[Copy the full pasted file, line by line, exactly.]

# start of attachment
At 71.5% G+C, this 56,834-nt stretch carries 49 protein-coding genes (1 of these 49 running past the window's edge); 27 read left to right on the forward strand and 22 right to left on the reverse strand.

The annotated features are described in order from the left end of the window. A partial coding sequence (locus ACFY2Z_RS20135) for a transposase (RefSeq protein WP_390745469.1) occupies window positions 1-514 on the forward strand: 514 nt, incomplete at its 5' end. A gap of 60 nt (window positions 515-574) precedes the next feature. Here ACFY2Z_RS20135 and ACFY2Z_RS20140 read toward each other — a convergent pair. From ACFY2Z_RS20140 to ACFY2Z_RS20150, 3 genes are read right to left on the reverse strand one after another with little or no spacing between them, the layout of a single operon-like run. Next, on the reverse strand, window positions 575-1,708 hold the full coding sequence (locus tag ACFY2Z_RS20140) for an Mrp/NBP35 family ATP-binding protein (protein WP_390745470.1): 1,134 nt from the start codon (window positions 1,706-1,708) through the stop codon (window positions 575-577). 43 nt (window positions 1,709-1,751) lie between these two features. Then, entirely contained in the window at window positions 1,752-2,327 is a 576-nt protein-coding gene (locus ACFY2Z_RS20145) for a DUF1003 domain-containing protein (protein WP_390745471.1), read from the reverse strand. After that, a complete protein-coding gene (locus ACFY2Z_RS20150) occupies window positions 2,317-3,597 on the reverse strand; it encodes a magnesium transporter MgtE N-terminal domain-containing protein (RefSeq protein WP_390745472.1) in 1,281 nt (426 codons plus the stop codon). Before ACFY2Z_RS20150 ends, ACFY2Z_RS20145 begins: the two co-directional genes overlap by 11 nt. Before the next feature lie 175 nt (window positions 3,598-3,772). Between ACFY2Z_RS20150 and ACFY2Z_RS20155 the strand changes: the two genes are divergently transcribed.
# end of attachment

At 71.5% G+C, this 56,834-nt stretch carries 49 protein-coding genes (1 of these 49 running past the window's edge); 27 read left to right on the forward strand and 22 right to left on the reverse strand.

The annotated features are described in order from the left end of the window. A partial coding sequence (locus ACFY2Z_RS20135) for a transposase (RefSeq protein WP_390745469.1) occupies window positions 1-514 on the forward strand: 514 nt, incomplete at its 5' end. A gap of 60 nt (window positions 515-574) precedes the next feature. Here ACFY2Z_RS20135 and ACFY2Z_RS20140 read toward each other — a convergent pair. From ACFY2Z_RS20140 to ACFY2Z_RS20150, 3 genes are read right to left on the reverse strand one after another with little or no spacing between them, the layout of a single operon-like run. Next, on the reverse strand, window positions 575-1,708 hold the full coding sequence (locus tag ACFY2Z_RS20140) for an Mrp/NBP35 family ATP-binding protein (protein WP_390745470.1): 1,134 nt from the start codon (window positions 1,706-1,708) through the stop codon (window positions 575-577). 43 nt (window positions 1,709-1,751) lie between these two features. Then, entirely contained in the window at window positions 1,752-2,327 is a 576-nt protein-coding gene (locus ACFY2Z_RS20145) for a DUF1003 domain-containing protein (protein WP_390745471.1), read from the reverse strand. After that, a complete protein-coding gene (locus ACFY2Z_RS20150) occupies window positions 2,317-3,597 on the reverse strand; it encodes a magnesium transporter MgtE N-terminal domain-containing protein (RefSeq protein WP_390745472.1) in 1,281 nt (426 codons plus the stop codon). Before ACFY2Z_RS20150 ends, ACFY2Z_RS20145 begins: the two co-directional genes overlap by 11 nt. Before the next feature lie 175 nt (window positions 3,598-3,772). Between ACFY2Z_RS20150 and ACFY2Z_RS20155 the strand changes: the two genes are divergently transcribed.